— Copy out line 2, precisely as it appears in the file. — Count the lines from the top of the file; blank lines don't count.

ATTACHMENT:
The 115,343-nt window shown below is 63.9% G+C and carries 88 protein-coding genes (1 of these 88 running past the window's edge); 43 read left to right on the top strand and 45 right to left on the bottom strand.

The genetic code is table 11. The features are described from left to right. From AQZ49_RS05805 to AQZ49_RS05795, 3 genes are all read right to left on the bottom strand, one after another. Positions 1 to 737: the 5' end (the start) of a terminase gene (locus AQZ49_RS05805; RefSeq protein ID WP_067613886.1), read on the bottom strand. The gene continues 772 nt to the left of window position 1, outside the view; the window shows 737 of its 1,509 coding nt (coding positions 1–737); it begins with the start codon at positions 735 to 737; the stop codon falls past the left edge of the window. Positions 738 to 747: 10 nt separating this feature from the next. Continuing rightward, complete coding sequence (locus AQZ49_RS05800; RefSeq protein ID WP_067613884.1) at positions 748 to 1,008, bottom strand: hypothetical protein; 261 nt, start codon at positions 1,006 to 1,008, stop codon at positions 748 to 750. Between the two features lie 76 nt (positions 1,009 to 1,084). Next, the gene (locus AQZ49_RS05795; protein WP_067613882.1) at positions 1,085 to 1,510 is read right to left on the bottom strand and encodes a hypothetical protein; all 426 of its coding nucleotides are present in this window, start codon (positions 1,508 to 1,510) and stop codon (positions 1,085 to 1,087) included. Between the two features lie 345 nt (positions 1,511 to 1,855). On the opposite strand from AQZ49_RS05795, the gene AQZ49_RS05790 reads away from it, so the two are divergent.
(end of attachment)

The genetic code is table 11. The features are described from left to right. From AQZ49_RS05805 to AQZ49_RS05795, 3 genes are all read right to left on the bottom strand, one after another. Positions 1 to 737: the 5' end (the start) of a terminase gene (locus AQZ49_RS05805; RefSeq protein ID WP_067613886.1), read on the bottom strand. The gene continues 772 nt to the left of window position 1, outside the view; the window shows 737 of its 1,509 coding nt (coding positions 1–737); it begins with the start codon at positions 735 to 737; the stop codon falls past the left edge of the window. Positions 738 to 747: 10 nt separating this feature from the next. Continuing rightward, complete coding sequence (locus AQZ49_RS05800; RefSeq protein ID WP_067613884.1) at positions 748 to 1,008, bottom strand: hypothetical protein; 261 nt, start codon at positions 1,006 to 1,008, stop codon at positions 748 to 750. Between the two features lie 76 nt (positions 1,009 to 1,084). Next, the gene (locus AQZ49_RS05795; protein WP_067613882.1) at positions 1,085 to 1,510 is read right to left on the bottom strand and encodes a hypothetical protein; all 426 of its coding nucleotides are present in this window, start codon (positions 1,508 to 1,510) and stop codon (positions 1,085 to 1,087) included. Between the two features lie 345 nt (positions 1,511 to 1,855). On the opposite strand from AQZ49_RS05795, the gene AQZ49_RS05790 reads away from it, so the two are divergent.